As a longtime health writer, I already know all the best ways to lose weight. So I went into the plan with every intention of following a healthful diet, one focused on whole foods like brown rice and grilled vegetables. But I struggled with making it all work on a busy schedule and on a budget. Rather than spend time cooking food and spend money buying expensive out-of-season fruit, I downed calorie-controlled microwavable meals, highly processed low-fat snacks and diet soda, all of which made me feel awful and frankly didn’t taste very good.
When week three rolled around, my scale-photo revealed that I had gained a few ounces—which meant I had to cough up $25. And so I redoubled my efforts. I signed up for salsa classes, rock climbing and a 30-day trial at a gym; I walked 10,000 to 15,000 steps a day in addition to doing regular runs. Before weigh-ins I drastically cut calories, and once I went an entire day without eating. My life became a blur of endless walks and guilt-filled meals. I was constantly anxious about meeting my two-pounds-a-week requirement.
Sofia Rydin-Gray, PhD, a clinical psychologist with the Duke Diet and Fitness Center in Durham, North Carolina, isn’t surprised that the diet consumed me. “Competitive people may go to great lengths to lose weight. It’s very reinforcing to make those numbers go down on the scale,” she says. “But what happens after 10 weeks, when your external motivation is gone?” Good question. But in the short term, LoseItorLoseIt.com did seem to have the upper hand: As of press time, 62 percent of the site’s users had met their weekly weigh-in goals.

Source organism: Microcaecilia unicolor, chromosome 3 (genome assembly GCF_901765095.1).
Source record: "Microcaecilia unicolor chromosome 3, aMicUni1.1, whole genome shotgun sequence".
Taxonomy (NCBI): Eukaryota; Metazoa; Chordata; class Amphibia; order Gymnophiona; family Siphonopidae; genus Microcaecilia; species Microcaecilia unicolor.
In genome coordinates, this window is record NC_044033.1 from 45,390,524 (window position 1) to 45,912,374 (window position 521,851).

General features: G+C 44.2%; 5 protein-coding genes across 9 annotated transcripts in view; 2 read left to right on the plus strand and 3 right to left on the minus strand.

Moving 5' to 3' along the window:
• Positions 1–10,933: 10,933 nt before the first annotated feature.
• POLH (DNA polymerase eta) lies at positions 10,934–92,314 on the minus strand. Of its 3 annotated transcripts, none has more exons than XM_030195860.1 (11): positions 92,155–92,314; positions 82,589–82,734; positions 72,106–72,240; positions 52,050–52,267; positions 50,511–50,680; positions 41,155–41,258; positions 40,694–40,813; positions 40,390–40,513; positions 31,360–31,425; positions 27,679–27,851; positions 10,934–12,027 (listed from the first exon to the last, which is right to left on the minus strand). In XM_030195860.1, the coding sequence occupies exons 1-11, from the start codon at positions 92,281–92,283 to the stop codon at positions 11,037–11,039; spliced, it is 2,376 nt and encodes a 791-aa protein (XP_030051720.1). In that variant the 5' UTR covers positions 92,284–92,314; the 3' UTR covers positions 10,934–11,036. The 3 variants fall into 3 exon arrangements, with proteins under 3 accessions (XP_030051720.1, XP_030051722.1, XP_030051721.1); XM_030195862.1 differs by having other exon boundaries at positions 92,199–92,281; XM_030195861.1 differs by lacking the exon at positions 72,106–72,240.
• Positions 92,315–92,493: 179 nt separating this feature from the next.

I was impressed—and afraid I would not do as well. I found the program spirit sapping, and by week six, despite losing five pounds, I felt as if I couldn’t keep it up. I’d thought I could reduce calories drastically and skate by, but that, I now realized, wasn’t serving my original goal, which had been to get in better shape. To do that, I needed to eat food that would nourish me on every level. So in week seven, I realigned my diet. I started eating fresh foods (such as skinless chicken breasts, grilled sweet potatoes and asparagus for lunch), with fewer preservatives, and nixed salt, sugar, diet soda and other nutrition-empty foods. I made sure to eat regular meals with an energizing mix of protein and vegetables, sticking to 1,200 calories a day (and faithfully recording my food intake on thedailyplate.com). And I stopped being so cheap. Good food often costs more, and I finally accepted that the expense is worth it. For exercise, I signed a yearlong contract with a gym. Most important, I slept more.
After I made those changes, I was less tired, less cranky and less resentful of the program. I stopped worrying the night before a weigh-in about what would happen on the scale the next day. Once I started to treat my body better, the weight loss started to happen regularly. Soon I was dropping two pounds every week.
By the time I wrapped up in week 10, I weighed 150 pounds—a 13-pound loss. Not the 20 I’d aimed for initially, but the fact was, I’d moved a needle I had long thought was stuck. Overall cost: $75, for three flubbed weight goals.
And here’s the ridiculous part. It took losing money for me to realize that the expert advice I’ve known all these years actually works.
Melinda Dodd is a freelance writer and editor who lives in Brooklyn, New York.